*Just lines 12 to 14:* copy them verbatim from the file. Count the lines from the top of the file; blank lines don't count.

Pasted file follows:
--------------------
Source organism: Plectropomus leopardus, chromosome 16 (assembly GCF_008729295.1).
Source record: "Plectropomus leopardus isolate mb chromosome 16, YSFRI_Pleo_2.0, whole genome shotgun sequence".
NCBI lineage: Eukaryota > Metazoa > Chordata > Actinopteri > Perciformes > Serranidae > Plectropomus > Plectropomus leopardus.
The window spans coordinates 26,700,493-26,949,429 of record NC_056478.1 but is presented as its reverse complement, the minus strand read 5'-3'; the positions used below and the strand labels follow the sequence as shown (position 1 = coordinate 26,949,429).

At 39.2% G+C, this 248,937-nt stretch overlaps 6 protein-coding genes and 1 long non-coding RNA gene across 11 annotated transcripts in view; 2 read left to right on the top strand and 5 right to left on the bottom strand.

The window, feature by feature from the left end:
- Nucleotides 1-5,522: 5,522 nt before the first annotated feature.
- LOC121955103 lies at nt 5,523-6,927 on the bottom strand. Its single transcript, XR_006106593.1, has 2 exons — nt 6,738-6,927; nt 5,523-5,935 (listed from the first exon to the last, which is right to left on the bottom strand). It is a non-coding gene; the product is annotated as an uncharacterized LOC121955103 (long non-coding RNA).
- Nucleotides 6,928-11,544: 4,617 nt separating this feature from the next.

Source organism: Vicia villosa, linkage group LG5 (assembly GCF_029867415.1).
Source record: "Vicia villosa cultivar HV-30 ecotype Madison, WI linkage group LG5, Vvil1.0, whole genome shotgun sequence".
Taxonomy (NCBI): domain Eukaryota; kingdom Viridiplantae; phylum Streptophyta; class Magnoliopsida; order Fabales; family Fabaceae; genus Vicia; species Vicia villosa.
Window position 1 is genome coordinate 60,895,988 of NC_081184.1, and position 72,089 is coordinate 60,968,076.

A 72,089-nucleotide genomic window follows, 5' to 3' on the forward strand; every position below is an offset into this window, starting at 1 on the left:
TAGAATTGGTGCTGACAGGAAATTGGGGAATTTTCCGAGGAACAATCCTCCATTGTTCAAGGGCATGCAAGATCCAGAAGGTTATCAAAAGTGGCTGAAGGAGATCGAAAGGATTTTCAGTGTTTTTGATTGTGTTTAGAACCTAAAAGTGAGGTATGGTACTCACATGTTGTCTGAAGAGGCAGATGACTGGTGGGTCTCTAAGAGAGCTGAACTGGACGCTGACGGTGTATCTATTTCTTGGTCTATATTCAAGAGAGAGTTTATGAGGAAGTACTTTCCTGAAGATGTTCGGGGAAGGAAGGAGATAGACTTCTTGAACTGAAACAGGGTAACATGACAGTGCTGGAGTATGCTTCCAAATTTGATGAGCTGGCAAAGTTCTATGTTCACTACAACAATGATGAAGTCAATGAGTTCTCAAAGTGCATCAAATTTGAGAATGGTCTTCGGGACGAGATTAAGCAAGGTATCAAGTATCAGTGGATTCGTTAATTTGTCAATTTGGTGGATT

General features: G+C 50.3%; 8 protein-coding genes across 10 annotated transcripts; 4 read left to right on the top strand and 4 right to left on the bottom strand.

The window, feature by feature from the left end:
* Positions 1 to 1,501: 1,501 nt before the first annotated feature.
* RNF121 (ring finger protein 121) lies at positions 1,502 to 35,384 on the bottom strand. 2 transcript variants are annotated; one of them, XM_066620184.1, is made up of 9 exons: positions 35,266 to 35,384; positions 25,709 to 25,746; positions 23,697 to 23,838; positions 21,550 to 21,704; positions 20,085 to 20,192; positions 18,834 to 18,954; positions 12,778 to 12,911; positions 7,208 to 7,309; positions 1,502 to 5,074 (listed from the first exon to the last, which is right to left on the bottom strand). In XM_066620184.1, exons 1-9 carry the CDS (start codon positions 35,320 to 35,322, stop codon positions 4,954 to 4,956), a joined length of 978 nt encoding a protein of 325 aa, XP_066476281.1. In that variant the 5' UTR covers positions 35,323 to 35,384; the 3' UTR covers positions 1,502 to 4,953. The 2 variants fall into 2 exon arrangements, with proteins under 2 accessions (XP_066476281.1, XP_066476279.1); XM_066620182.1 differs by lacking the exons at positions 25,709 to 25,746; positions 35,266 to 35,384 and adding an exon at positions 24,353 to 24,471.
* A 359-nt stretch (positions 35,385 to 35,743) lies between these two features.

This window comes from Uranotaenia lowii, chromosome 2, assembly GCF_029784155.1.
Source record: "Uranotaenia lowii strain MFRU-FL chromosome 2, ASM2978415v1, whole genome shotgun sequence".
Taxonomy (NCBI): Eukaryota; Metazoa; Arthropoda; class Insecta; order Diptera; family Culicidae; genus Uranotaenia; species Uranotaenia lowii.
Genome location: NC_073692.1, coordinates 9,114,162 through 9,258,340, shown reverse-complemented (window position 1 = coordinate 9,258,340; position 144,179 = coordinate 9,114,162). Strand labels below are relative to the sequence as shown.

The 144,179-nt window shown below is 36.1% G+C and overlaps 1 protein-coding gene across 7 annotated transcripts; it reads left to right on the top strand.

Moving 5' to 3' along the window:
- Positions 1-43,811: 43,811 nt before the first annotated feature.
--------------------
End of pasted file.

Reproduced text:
Taxonomy (NCBI): domain Eukaryota; kingdom Viridiplantae; phylum Streptophyta; class Magnoliopsida; order Fabales; family Fabaceae; genus Vicia; species Vicia villosa.
Window position 1 is genome coordinate 60,895,988 of NC_081184.1, and position 72,089 is coordinate 60,968,076.

A 72,089-nucleotide genomic window follows, 5' to 3' on the forward strand; every position below is an offset into this window, starting at 1 on the left: